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Vol. LXIV, No. 23
November 9, 2012
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‘Options Are Very Wide for You’
At Hispanic Heritage Program, Cintrón Encourages a Life in Science

On the front page...

Dr. Nitza Cintrón

Dr. Nitza Cintrón

Dr. Nitza Cintrón’s quest for scientific truths began when she was a little girl, growing up in the small district of Santurce in San Juan, Puerto Rico. Eat your vegetables, her mother told her, because they’re good for you. They make you healthy and keep you strong. That made young Nitza wonder. Just how do vegetables work in the body?

“I really wanted to know what made things work—not all things, but living things,” Cintrón said recently at NIH’s 2012 Hispanic Heritage Month observance, explaining her 34-year science career.

“I had no clue how to go about pursuing this vision I had that I was going to be a mad scientist somewhere,” she continued, describing her upbringing by a mom and dad who never received schooling themselves beyond high school and 8th grade, respectively. “I didn’t come from a family of scientists…but what my parents did give me and my two sisters was the sense that education was really, really important—not so much because they didn’t have it, but because they knew that the future was going to be that of choices if we had an education.”

Continued...

Cintrón addressed the entire Masur Auditorium audience, but she spoke specifically to the two dozen or so young people visiting from Wheaton High School’s Bioscience Academy, a program adopted by NIAMS’s Career Development and Outreach Branch and invited to NIH for a Clinical Center tour.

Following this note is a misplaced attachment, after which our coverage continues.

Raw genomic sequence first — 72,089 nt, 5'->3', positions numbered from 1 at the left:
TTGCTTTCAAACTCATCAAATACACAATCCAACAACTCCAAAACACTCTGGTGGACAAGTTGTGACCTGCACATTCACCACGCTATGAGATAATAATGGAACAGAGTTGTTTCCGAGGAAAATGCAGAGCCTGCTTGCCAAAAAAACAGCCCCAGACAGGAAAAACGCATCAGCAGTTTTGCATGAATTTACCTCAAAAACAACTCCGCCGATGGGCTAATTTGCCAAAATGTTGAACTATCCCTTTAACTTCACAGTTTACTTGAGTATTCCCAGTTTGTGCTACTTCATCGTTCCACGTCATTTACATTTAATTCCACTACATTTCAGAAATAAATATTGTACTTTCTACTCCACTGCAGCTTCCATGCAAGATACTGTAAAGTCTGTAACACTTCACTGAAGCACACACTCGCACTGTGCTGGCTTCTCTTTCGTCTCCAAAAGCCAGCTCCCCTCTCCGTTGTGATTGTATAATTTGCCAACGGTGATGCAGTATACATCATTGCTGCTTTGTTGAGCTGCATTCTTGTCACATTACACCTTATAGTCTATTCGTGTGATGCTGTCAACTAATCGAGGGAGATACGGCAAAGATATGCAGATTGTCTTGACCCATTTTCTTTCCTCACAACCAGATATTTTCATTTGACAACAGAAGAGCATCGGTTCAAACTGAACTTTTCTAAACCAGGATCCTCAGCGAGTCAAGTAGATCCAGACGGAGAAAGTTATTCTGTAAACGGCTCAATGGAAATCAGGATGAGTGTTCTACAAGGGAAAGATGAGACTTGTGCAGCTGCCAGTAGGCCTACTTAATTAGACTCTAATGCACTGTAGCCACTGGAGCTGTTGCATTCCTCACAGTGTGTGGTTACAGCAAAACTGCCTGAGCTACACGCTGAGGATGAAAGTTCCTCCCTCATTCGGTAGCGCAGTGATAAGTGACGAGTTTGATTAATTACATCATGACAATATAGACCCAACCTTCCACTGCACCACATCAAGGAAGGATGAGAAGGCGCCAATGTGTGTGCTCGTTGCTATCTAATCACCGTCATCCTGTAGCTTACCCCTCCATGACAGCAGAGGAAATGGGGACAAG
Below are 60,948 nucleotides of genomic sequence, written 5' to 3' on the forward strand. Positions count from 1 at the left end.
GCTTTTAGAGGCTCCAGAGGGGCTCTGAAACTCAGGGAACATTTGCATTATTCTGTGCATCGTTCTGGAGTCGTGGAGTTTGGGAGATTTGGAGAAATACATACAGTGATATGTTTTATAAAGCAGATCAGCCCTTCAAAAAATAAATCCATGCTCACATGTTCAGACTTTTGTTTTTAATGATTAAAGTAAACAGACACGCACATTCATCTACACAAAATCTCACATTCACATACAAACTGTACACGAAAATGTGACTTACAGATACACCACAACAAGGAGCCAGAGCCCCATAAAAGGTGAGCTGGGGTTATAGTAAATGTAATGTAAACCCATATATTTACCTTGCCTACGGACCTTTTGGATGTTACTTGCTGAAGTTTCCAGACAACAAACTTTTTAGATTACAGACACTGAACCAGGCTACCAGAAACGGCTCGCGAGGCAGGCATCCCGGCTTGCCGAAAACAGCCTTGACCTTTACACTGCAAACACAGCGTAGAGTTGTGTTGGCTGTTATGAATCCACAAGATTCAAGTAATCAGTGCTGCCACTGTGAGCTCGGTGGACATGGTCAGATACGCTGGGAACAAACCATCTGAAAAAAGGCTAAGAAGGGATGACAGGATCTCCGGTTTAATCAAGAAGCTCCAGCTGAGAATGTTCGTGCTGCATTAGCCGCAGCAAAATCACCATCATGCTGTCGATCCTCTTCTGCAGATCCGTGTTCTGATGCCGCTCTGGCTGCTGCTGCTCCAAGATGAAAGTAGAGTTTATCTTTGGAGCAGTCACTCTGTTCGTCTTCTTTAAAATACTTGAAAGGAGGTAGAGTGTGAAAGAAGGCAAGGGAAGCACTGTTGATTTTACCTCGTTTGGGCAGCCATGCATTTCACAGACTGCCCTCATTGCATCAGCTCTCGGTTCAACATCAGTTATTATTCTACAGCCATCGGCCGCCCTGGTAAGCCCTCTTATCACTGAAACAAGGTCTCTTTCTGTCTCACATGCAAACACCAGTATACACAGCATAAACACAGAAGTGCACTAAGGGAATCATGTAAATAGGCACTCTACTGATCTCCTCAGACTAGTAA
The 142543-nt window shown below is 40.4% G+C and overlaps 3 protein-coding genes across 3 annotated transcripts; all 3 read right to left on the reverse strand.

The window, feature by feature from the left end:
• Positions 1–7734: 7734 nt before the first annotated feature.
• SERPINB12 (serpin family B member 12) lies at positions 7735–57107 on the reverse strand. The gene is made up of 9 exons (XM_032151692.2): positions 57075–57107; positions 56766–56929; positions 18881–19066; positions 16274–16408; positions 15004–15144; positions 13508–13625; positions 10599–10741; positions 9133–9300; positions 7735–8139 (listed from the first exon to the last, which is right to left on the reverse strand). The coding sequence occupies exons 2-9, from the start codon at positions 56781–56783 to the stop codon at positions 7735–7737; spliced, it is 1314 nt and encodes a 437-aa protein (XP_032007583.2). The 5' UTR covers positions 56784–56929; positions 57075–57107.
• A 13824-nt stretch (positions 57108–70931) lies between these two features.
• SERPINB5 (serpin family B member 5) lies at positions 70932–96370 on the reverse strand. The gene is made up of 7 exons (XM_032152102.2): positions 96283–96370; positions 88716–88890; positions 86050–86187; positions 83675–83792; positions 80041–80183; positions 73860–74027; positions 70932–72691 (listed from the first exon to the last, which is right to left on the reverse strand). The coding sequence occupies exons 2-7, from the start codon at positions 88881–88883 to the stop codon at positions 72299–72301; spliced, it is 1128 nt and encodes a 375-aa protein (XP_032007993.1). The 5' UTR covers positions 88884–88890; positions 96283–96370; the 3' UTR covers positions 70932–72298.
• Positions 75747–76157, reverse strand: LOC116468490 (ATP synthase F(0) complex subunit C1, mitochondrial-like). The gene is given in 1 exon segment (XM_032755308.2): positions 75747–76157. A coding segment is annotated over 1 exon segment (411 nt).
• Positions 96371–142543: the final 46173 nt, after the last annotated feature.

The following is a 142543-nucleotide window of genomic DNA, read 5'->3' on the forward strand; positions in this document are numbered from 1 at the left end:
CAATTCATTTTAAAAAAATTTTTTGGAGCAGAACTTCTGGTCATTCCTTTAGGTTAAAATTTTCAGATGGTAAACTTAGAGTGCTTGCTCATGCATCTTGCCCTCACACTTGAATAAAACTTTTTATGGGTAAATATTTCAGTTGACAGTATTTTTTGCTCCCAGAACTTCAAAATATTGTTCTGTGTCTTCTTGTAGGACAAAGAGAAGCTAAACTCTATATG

“I was very lucky—much like you all here today—that people got interested in what I was trying to do,” Cintrón told the students, pointing out the benefit of mentors and professors who were encouraging.

At a lunch briefing, students from Wheaton High School network with NIH’ers. NIDCR deputy director Dr. Isabel Garcia introduces the guest speaker.

At a lunch briefing, students from Wheaton High School network with NIH’ers.

NIDCR deputy director Dr. Isabel Garcia introduces the guest speaker.

Despite apparent hurdles—limited financial resources, for example, and the fact that Puerto Rico had no biochemistry department on the island—by 1978, Cintrón realized the dream of young Nitza: She was a bona fide scientist, at NASA Johnson Space Center no less, where she would spend 26 years leading astronauts through their training and directing their medical treatments while they were in space. She had earned an undergraduate degree at Universidad de Puerto Rico and a Ph.D.—in biochemistry and molecular biology—at Johns Hopkins University School of Medicine under an NIH predoctoral training grant.

NIMH’s Dr. Carlos Zarate gives opening remarks

NIMH’s Dr. Carlos Zarate gives opening remarks.

Her remarkable story didn’t end there, however. As NIDCR deputy director Dr. Isabel Garcia had hinted when she introduced the keynote speaker, Cintrón proved throughout her life to be “someone who was very hardworking, studious and courageous, but also… someone who didn’t hesitate to change career paths, particularly later in her life.”